Christendom College, founded in 1977 in Front Royal, Virginia, makes no mystery of its pedagogical purpose. In the literature regarding the history of the college, the “Land O’ Lakes” statement is referenced specifically as setting the stage for the foundation of the school. “What followed [the statement] was a wholesale loss of Catholic identity in these institutions. Core Curricula were gutted and theology courses watered down. The very existence of objective truth was in many cases denied. The culture cried that God was dead, and the universities became oracles of boundless information and little wisdom.” Founded by Dr. Warren H. Carroll, PhD – a Columbia University graduate with an insatiable thirst for history and a dream of building a true Catholic college, the aim of Christendom was clear from its founding documents. “The only rightful purpose of education is to know the truth and to live by it. The purpose of Catholic education is therefore to learn and to live by the truth revealed by Our Lord and Savior Jesus Christ, ‘the Way, the Truth, and the Life,’ as preserved in the deposit of faith and authentically interpreted in the Magisterium of the Roman Catholic Church, founded by Christ, of which the Pope is the visible head. That central body of divine truth illumines all other truth and shows us its essential unity in every area of thought and life. Only an education which integrates the truths of the Catholic faith throughout the curriculum is a fully Catholic education.”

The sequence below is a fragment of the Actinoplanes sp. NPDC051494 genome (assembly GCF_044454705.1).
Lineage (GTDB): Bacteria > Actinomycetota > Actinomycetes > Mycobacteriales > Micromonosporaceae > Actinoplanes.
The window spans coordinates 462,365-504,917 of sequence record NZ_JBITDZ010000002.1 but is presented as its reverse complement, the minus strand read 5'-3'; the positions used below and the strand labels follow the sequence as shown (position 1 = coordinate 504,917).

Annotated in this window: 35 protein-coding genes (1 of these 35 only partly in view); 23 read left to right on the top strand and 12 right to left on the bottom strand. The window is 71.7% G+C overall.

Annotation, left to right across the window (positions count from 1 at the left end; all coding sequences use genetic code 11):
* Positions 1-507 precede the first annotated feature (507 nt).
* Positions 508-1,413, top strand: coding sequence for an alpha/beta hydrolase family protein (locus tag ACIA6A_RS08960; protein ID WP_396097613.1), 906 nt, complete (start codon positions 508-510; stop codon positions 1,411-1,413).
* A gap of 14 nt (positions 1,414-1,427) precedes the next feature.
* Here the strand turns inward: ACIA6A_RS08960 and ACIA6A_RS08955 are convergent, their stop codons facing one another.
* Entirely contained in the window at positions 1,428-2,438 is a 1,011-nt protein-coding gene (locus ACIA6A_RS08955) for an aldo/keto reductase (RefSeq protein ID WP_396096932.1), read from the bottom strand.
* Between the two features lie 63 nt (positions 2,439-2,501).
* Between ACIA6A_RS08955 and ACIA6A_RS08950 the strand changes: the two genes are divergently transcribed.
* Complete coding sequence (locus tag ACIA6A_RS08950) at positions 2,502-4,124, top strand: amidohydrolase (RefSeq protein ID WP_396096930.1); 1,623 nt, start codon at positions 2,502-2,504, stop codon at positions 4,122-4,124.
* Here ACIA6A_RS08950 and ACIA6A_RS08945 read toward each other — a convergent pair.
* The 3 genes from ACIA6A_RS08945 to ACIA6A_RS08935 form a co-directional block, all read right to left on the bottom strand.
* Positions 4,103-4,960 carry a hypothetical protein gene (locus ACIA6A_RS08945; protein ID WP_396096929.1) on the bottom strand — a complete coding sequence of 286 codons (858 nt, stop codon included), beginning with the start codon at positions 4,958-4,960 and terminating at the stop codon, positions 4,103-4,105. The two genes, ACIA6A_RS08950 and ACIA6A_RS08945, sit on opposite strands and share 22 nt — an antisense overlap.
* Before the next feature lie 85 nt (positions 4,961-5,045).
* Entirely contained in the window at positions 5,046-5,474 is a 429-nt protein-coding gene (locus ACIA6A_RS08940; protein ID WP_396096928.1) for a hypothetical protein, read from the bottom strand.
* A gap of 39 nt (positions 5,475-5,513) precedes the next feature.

Ave Maria has two faces – a liberal arts college and law school. Both are located in Michigan, with plans to evolve the college into a University and community in Naples, Florida. Behind both institutions is Tom Monaghan, founder and former owner of Domino’s Pizza. It was Monaghan’s vision, drive and funding – including a personal investment of $200 million dollars – that made possible the most recent additions to Catholic education in America.